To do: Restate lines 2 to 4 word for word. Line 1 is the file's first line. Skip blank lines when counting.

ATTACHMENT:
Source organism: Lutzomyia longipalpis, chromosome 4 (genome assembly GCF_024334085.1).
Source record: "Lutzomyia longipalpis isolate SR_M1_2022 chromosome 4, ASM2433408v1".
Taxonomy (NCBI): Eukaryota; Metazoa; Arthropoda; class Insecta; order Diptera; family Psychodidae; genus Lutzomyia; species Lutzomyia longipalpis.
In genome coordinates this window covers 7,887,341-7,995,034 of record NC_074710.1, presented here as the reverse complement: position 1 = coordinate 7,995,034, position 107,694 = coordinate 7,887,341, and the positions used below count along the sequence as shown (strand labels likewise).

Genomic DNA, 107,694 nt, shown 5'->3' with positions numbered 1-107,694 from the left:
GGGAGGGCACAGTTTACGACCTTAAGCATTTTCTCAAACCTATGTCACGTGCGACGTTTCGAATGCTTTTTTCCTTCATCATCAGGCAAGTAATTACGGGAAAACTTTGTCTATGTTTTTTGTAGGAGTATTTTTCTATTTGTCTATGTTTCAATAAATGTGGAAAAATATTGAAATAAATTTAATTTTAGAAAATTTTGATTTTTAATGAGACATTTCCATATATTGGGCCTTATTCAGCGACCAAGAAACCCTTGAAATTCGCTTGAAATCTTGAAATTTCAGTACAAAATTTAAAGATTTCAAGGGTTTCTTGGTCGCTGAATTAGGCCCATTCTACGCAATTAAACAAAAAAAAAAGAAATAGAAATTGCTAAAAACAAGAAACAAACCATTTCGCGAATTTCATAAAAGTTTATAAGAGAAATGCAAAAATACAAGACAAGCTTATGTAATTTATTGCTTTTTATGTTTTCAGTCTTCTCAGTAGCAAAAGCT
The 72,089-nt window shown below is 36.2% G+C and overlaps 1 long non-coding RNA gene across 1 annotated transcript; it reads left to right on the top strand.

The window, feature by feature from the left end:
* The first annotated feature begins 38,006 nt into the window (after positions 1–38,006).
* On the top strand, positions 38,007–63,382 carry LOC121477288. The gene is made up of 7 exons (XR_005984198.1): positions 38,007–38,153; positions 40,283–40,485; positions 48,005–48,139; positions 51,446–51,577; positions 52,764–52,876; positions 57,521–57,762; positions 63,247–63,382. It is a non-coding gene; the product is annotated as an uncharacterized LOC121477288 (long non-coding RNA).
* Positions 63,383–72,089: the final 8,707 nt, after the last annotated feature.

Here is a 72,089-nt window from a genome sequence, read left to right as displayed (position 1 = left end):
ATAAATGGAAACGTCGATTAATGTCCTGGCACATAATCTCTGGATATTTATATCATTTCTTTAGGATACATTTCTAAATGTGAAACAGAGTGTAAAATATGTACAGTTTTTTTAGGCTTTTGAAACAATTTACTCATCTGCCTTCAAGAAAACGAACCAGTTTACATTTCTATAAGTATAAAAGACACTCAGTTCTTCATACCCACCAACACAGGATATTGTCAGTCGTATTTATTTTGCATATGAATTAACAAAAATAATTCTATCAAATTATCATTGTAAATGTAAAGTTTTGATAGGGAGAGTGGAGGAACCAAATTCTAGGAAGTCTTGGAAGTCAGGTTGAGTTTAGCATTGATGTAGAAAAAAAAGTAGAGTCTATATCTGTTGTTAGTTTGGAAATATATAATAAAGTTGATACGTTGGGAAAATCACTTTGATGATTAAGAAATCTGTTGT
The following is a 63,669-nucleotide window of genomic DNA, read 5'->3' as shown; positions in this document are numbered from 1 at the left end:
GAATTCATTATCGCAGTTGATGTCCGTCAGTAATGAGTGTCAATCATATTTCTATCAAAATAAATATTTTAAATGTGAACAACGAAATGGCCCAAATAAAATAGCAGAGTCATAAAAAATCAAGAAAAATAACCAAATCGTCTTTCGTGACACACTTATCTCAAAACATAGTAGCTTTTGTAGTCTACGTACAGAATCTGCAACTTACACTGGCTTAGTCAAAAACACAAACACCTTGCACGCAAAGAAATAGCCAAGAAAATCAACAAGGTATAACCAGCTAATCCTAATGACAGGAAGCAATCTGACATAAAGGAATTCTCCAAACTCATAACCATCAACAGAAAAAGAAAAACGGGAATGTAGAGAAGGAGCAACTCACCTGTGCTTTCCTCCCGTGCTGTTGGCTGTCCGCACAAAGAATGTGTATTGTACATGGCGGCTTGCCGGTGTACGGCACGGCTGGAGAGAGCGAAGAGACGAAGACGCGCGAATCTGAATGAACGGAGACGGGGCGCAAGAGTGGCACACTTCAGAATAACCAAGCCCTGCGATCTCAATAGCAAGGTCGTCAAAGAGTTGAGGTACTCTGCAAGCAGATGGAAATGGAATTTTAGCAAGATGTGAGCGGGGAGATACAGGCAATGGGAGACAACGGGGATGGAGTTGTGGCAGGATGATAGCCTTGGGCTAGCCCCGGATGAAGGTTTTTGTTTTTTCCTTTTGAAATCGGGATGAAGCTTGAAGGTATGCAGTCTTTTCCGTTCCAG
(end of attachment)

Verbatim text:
Source record: "Lutzomyia longipalpis isolate SR_M1_2022 chromosome 4, ASM2433408v1".
Taxonomy (NCBI): Eukaryota; Metazoa; Arthropoda; class Insecta; order Diptera; family Psychodidae; genus Lutzomyia; species Lutzomyia longipalpis.
In genome coordinates this window covers 7,887,341-7,995,034 of record NC_074710.1, presented here as the reverse complement: position 1 = coordinate 7,995,034, position 107,694 = coordinate 7,887,341, and the positions used below count along the sequence as shown (strand labels likewise).